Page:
It seems to be the way in politics: at times when you are being praised over decision making all the luck seems to be on your side, however when your performance is being questioned then lady luck deserts you. This is certainly the case with Gordon Brown. During his ten years as Chancellor people were lauding him, something I never totally bought into. Luck was certainly on his side with reasonable financial stability on the world scene and the Tories at sixes and sevens. And whatever the failings of the last Major government at least Labour inherited a sound economy which had been repaired following the ignominy of 'Black Wednesday'.
When Brown became prime minister last year he was confronted with various crises: terrorist attacks, foot and mouth, flooding, and he was widely praised for his calm statesmanlike response to them. I think that praise was overdone to be honest. For instance the terrorists, thank God, weren't able to wreak their intended carnage on the populace and this made Brown's reaction so much easier. Similarly the foot and mouth outbreak was far better contained than the 2001 event and for that we can largely thank the Chief Veterinary Officer and other officials. Brown actually looked good last summer without being very extended.
I pointed out after Mr Brown's last budget in 2007 the con regarding income tax changes and I also mentioned in that piece how the BBC's political editor Nick Robinson had been taken in by Brown as evidenced by Nick's blog entry at the time. Now of course Brown's luck is deserting him because the abolition of the 10p tax rate is coinciding with the problems of the so called "credit crunch". Led by Frank Field a substantial number of Labour MPs are expressing disquiet about the removal of the 10p tax rate. Alistair Darling yesterday tried to buy off some of the rebels by suggesting that he might try and do something for the poorest in society at an unspecified later date. Of course Darling is in a cleft stick here - the 10p problem is 100% of Gordon's making but he, Brown, cannot be shown to have made a mistake.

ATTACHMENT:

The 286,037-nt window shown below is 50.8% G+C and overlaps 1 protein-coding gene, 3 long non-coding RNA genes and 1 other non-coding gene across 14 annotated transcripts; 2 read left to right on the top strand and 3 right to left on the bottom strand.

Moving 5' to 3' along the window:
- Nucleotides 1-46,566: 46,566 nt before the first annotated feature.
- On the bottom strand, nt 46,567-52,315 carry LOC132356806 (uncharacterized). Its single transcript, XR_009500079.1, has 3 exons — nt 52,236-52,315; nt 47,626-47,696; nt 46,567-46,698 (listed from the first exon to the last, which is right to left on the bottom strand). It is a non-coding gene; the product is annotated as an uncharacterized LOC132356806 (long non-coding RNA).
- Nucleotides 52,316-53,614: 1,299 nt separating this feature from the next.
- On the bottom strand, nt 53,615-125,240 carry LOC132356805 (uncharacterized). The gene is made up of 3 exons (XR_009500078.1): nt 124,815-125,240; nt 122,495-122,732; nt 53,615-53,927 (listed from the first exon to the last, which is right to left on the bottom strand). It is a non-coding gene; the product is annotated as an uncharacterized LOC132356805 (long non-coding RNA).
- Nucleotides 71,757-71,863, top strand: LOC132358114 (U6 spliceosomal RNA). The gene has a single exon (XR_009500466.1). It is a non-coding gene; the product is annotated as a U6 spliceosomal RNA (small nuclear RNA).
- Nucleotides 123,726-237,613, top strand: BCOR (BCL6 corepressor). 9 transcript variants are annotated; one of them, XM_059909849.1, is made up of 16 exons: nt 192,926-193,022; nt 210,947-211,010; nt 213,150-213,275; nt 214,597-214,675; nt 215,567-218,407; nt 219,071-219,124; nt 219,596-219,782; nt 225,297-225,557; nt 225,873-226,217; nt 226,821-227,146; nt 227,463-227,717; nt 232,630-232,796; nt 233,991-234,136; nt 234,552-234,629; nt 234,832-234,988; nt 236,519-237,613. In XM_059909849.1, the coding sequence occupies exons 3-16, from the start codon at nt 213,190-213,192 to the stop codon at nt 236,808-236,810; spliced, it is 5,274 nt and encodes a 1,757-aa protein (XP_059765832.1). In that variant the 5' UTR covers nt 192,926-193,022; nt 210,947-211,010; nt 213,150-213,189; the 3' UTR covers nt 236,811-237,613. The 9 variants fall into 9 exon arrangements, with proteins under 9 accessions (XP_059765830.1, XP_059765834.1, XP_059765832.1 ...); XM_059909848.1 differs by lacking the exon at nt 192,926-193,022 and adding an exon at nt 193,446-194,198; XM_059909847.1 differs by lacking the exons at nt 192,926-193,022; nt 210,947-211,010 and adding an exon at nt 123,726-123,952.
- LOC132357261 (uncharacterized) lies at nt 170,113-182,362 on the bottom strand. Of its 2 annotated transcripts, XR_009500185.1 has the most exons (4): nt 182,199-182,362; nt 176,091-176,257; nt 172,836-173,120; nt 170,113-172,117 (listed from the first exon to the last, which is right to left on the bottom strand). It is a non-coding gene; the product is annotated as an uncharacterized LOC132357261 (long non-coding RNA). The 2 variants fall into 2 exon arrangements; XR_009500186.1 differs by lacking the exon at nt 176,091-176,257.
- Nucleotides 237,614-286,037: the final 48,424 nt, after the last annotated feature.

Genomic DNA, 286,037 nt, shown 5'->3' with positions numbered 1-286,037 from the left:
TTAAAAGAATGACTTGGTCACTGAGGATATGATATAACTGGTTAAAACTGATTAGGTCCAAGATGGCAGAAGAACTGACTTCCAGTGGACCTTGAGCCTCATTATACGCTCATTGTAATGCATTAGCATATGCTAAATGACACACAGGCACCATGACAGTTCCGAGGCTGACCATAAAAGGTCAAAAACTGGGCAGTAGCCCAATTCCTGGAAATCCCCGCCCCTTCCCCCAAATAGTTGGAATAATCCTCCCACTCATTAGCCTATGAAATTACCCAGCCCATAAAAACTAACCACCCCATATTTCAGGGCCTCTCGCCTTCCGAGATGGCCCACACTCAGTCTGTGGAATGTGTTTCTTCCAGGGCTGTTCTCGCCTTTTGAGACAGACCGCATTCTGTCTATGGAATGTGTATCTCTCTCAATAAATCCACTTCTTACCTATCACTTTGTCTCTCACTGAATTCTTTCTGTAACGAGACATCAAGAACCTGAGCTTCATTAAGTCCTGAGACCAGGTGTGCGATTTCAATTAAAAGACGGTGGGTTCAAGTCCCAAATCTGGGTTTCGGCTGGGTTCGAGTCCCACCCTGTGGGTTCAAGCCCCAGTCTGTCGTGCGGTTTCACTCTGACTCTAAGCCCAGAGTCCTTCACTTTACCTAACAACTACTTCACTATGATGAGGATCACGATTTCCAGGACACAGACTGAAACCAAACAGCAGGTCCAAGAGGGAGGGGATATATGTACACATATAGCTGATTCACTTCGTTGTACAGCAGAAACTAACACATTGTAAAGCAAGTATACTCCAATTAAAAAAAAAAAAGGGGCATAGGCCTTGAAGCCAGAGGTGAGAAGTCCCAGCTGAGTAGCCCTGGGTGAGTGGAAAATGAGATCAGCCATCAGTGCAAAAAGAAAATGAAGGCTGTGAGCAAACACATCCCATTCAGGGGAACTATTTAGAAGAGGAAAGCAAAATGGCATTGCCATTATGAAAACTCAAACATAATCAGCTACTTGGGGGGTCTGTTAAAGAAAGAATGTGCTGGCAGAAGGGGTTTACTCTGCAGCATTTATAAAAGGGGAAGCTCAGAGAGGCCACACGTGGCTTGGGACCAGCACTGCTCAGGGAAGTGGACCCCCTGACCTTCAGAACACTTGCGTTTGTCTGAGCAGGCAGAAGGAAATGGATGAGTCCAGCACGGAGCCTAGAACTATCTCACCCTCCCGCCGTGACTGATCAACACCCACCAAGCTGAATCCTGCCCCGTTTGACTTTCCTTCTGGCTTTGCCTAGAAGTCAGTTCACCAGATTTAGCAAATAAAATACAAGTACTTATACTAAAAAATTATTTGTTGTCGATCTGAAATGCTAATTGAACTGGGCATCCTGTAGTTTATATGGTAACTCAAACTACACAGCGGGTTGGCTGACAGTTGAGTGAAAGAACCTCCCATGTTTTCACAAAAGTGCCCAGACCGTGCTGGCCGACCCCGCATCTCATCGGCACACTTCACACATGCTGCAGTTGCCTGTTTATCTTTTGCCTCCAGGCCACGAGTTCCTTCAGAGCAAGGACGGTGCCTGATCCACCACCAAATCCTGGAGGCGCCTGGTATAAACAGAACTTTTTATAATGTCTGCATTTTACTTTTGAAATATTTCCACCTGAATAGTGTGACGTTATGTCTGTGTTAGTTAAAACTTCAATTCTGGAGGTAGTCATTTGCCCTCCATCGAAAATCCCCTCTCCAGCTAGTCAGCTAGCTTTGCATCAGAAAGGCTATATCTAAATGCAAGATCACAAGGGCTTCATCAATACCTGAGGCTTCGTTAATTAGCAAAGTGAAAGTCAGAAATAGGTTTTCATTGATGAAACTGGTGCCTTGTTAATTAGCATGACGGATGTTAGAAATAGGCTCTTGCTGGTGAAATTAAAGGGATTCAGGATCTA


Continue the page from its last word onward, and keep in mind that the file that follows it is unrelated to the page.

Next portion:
One thing that is causing some criticism at the moment is the selection of services and products that go into the basket to determine the inflation rate. With minimal disposal income for many it's the payment of mortgages and council tax, the cost of food, heat and light that matters. You can always do without the purchase of a CD player or a trip to Disneyland! For many people their personal inflation rate is far higher than official figures would suggest.
There are other matters on the near horizon to worry Labour. Two I would mention are the impending local elections on May 1st and the totally unnecessary change in the law extending detention from 28 days (which the Director of Public Prosecutions is happy with) to the arbitrary figure of 42 days. No wonder Labour MPs in marginals are getting so jittery!
Should the government lose the vote on the abolition of the 10p rate and get trounced in the elections then Brown's position will be almost untenable. He might have to ask for a vote of confidence. Very interesting times for followers of politics!